The Thursday Thesis – 30/5/2019
Warning: Do not listen to the audio version of this blog if you are driving or operating machinery, as it contains hypnotic language patterns and may induce rapid Trance.
Mention to anyone that you’re a hypnotist and you’ll often get funny looks from them.
To many people there’s the image of the stage hypnotist and people quacking like ducks as they waddle around him; to others there’s the Svengali-like figure exerting mind control over his victim.
But hypnosis – or Trance - is a natural state which we all pass into and emerge from throughout every day of our lives, and Hypnosis has been recorded in human history since the dynastic period in Egypt, around four thousand years ago.
So – if everyone does it every day - why do people have strange ideas about trance and struggle to define what hypnosis is all about?
Here’s my favourite definition of Trance: the condition of focused attention and the establishment of acceptable selective thinking.
One thing that training in hypnosis has taught me is that people are in trance for almost all of the day: their family trance, their work trance, their geezer-down-the-pub trance – behaving differently from one context to another.
Any parent who has lost their child for what seems like days on end as the child is absorbed in the latest computer game will have observed this, just as we have all seen people staring intently at their phones, impervious to the world around them. Computer games are designed to create absorption in order to keep the user in the game and create dependence by a carefully constructed pathway strewn with rewards and schemes: they are designed to induce trance in the players and to offer them a more engaging experience than dealing with reality.
They’re not zombies, they’re just in trance and are not paying attention to what we call reality – just like I did as a child transforming myself into Spiderman, a Commando, the Wolves’ captain or my flavour-of-the-week favourite pop star.
Being aware of trance phenomena has been a huge help when I’m working with my guitar students – particularly the ones who tell me “...I have no musical talent / I can’t play guitar... / I have no sense of rhythm...”which is just about everybody!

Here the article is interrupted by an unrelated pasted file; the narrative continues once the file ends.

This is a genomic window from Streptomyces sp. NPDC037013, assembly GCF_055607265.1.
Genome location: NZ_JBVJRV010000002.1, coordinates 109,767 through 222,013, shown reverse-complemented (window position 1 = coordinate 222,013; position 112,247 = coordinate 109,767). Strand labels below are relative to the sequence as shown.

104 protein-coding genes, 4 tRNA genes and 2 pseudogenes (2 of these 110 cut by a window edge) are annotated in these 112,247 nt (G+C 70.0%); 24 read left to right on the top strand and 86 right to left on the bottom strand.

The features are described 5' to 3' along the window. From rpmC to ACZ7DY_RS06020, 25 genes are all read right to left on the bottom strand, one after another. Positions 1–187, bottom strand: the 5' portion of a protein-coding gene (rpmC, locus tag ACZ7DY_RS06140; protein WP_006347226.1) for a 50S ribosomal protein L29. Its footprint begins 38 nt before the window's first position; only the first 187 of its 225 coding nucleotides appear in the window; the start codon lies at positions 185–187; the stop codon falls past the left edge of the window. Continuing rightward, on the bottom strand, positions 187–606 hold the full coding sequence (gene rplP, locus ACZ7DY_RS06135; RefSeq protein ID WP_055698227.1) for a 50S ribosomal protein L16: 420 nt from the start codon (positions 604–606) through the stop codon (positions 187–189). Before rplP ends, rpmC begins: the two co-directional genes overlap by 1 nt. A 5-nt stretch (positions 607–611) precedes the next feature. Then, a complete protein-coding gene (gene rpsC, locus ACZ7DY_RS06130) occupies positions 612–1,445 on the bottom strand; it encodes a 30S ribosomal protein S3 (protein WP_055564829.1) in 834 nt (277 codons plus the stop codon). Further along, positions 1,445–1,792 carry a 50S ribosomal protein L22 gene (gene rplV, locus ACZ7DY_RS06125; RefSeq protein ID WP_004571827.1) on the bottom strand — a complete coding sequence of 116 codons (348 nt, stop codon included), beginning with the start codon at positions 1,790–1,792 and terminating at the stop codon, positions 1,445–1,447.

The problem isn’t that they lack talent or haven’t been blessed with a “Gift”: the problem is that they’re stuck in a trance and don’t know how to get out of it. Over a lifetime they’ve accumulated evidence which supports the “no talent” statement or any other belief they hold about themselves: they have learned to focus their attention on what they cannot yet do and to only think in terms of how hard it would be for them to learn.
It’s a circular belief system – a positive feedback loop – which demands that the student pays close attention to what they don’t know how to do (because they haven’t tried it yet), reminding them that they can’t play guitar and reinforces the belief that learning to play will be super-hard...especially for someone like them, who has no talent or natural gift....
They have a robust system of self-reinforcing beliefs and focused attention: that’s a Trance.
Here’s the rule: if you’re not aware of it, you can’t affect it.
That means we’ll rarely experience a change in ourselves unless we pay attention to how we move through the world; how we think, how we interact with others, how we talk to ourselves and how we
view our experiences every day.
How may we know to wake if we were not aware we are asleep?
The other really cool thing I learned from hypnosis is what hypnotists call “Utilisation” – the process of using everything that happens as being a natural part of the client’s journey into Trance.
For example, let’s suppose that - as the client relaxes ever more deeply and becomes more inwardly focused – a car alarm goes off in the street outside. The imperturbable hypnotist will utilise the unwanted noise to reinforce the client’s focus, as though the blaring horn was just another component of the mechanism of Trance, by saying “...and as you notice the sound of a car alarm in the street outside, you’ll simply pay closer and closer attention, now, to the sound of my voice as the car alarm grows quieter and more distant with every breath you take and every beat of your heart... and you notice once again that the sound of my voice takes you deeper and deeper down into the feelings you have that are the most relaxed feelings you’ve ever had, in the way that is most right for you...”
This is a very powerful technique for the hypnotist to use, but suppose we just stole that idea and applied it across the everyday business of living?
What new meaning could we make from the flat tyre or the laddered stocking, the deal that fell through or the date who stood us up?
“...And as I leave the cinema and I attend to my breathing, I can thank my lucky stars that I can quickly eliminate her from my enquiries, which means that I retain a space in my life for someone who will show up for dates and who will be a better partner for me...this is a good thing”.
Suppose we figured out how to make everything that happened to us a necessary precursor to our success or achievement of our worthy goal?
Wouldn’t that be a Trance worth going into?
© Neil Cowmeadow 2019
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The Thursday Thesis is a fun way to share ideas and experiences from life as a Guitar Teacher, Certified NLP Practitioner and Life-Coach, Retailer, Composer, Player, Technician, Accountant, Scientist and Writer... and as the father of a wonderful son.
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